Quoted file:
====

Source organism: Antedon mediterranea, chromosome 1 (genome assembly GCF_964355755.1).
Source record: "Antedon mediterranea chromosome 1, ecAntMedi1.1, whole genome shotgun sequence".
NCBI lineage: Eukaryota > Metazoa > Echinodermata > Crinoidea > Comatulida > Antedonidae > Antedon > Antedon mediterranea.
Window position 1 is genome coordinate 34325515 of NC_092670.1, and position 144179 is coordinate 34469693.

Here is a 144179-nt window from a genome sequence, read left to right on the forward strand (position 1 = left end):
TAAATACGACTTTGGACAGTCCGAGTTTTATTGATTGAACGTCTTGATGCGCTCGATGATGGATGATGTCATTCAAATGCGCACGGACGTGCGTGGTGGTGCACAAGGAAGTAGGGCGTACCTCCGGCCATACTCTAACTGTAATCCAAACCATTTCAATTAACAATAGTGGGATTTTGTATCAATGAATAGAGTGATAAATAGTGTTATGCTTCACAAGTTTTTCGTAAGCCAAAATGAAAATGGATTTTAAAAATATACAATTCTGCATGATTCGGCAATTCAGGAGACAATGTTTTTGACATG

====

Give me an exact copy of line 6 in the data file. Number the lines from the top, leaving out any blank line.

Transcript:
TAAATACGACTTTGGACAGTCCGAGTTTTATTGATTGAACGTCTTGATGCGCTCGATGATGGATGATGTCATTCAAATGCGCACGGACGTGCGTGGTGGTGCACAAGGAAGTAGGGCGTACCTCCGGCCATACTCTAACTGTAATCCAAACCATTTCAATTAACAATAGTGGGATTTTGTATCAATGAATAGAGTGATAAATAGTGTTATGCTTCACAAGTTTTTCGTAAGCCAAAATGAAAATGGATTTTAAAAATATACAATTCTGCATGATTCGGCAATTCAGGAGACAATGTTTTTGACATG